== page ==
War crimes suspect Nuon Chea on Wednesday followed in the footsteps of his colleague and trial co-defendant Khieu Samphan and informed the Khmer Rouge tribunal that he would no longer testify in his trial for crimes against humanity.
Citing compromised fair trial rights, Nuon Chea, 87, said in prepared remarks from his holding cell that he no longer wished to participate in being cross-examined.
His announcement comes a little more than a week after he discounted all documentary evidence presented in court against him.
“As I have always reiterated, this court has failed to respect a principle of fair and just trial and through my observation, the treatment toward the accused and my defense team is getting worse,” Nuon Chea said, adding that he has “no confidence” in a court that favors the prosecution over the defense.
“This is a case of life and death for me. It is not just for an expeditious process to punish me. With such a lack of confidence and imbalanced treatment by the chamber, I would therefore like to notify it that in order to respond to questions put by the prosecutors and the parties I decline to do so due to this nature of injustice by this very court. I’m grateful,” Nuon Chea said.
His speech was met with disbelief in some quarters as the realization sunk in that neither of the remaining war crimes suspects—who were two of the Pol Pot regime’s highest-ranking members—would be providing any personal insight into their roles.
Lead Civil Party Co-Lawyer Elisabeth Simonneau-Fort said she was “flabbergasted by what I heard, though I was not surprised.”
“I regret infinitely what is happening,” she said. “My comments are the same as they were in my response to Khieu Samphan’s decision. Little by little, the accused and defense teams are positioning themselves as victims. I find it regretful.”
Senior Assistant Prosecutor Tarik Abdulhak wasted no time in reminding Nuon Chea’s defense team that prosecutors would be petitioning the Trial Chamber judges to draw “adverse inference” when deliberating the outcome of the trial, as they have already done regarding Khieu Samphan. In this case, Nuon Chea’s silence would be treated as an attempt to cover up evidence that suggests wrongdoing.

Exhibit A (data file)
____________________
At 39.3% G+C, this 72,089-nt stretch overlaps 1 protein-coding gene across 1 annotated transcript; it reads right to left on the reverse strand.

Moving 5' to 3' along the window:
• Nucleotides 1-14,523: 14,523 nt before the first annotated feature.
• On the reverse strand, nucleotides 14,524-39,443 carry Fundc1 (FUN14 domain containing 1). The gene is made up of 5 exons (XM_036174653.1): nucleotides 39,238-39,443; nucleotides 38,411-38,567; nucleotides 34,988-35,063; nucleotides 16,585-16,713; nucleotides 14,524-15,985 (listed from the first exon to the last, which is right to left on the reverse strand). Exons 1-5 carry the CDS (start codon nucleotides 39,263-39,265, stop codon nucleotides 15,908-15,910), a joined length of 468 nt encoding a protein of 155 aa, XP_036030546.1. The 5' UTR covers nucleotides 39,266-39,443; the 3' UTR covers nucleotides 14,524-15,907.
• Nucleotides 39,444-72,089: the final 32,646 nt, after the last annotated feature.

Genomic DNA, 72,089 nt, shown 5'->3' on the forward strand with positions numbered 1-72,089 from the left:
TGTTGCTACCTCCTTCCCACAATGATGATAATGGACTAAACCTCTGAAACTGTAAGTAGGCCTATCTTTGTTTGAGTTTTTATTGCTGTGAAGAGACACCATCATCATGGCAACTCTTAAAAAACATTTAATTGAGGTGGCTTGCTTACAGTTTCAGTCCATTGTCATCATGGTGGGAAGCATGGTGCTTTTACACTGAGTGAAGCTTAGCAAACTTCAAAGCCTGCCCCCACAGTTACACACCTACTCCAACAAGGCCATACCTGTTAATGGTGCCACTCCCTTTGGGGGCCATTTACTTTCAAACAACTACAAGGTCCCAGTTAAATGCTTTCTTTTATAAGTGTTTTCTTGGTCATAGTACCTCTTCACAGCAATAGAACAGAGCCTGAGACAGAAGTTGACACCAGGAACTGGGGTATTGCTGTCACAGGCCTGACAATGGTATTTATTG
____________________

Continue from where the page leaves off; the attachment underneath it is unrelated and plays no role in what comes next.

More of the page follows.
Khmer Rouge historian David Chandler said in an email that he suspects that the decision to remain silent for the remainder of the trial was “probably planned some time ago.”
“Khieu Samphan is much more on record than Nuon Chea has been about his Democratic Kampuchea activities, and it seems to me that if he testified, he would be easier to trip up,” Mr. Chandler said.
“I think the two decisions to keep quiet are disappointing, understandable and perhaps not unexpected. Of course something will be missing from the transcript if these men don’t explain themselves, but I suspect they think they are going to be condemned in any case and so they decided to be quiet. I doubt if either of them ever had any respect for the ECCC or accepted its jurisdiction.”
An email from a senior legal officer that was made public by the court Wednesday shows that there are no witnesses lined up after Stephen Heder finishes his testimony tomorrow.
According to Panhavuth Long, program officer for the Cambodian Justice Initiative, “the accused have tried their best and done as much as they can to delay the proceedings.”
“I would say that what has been raised by the accused is not part of logic and defense, it’s just a strategy to delay the case.”
However, he added, “it’s also a reminder to the judges that they need to ensure that proceedings respect the right of the accused and of parties.”
Mr. Heder continues his testimony today.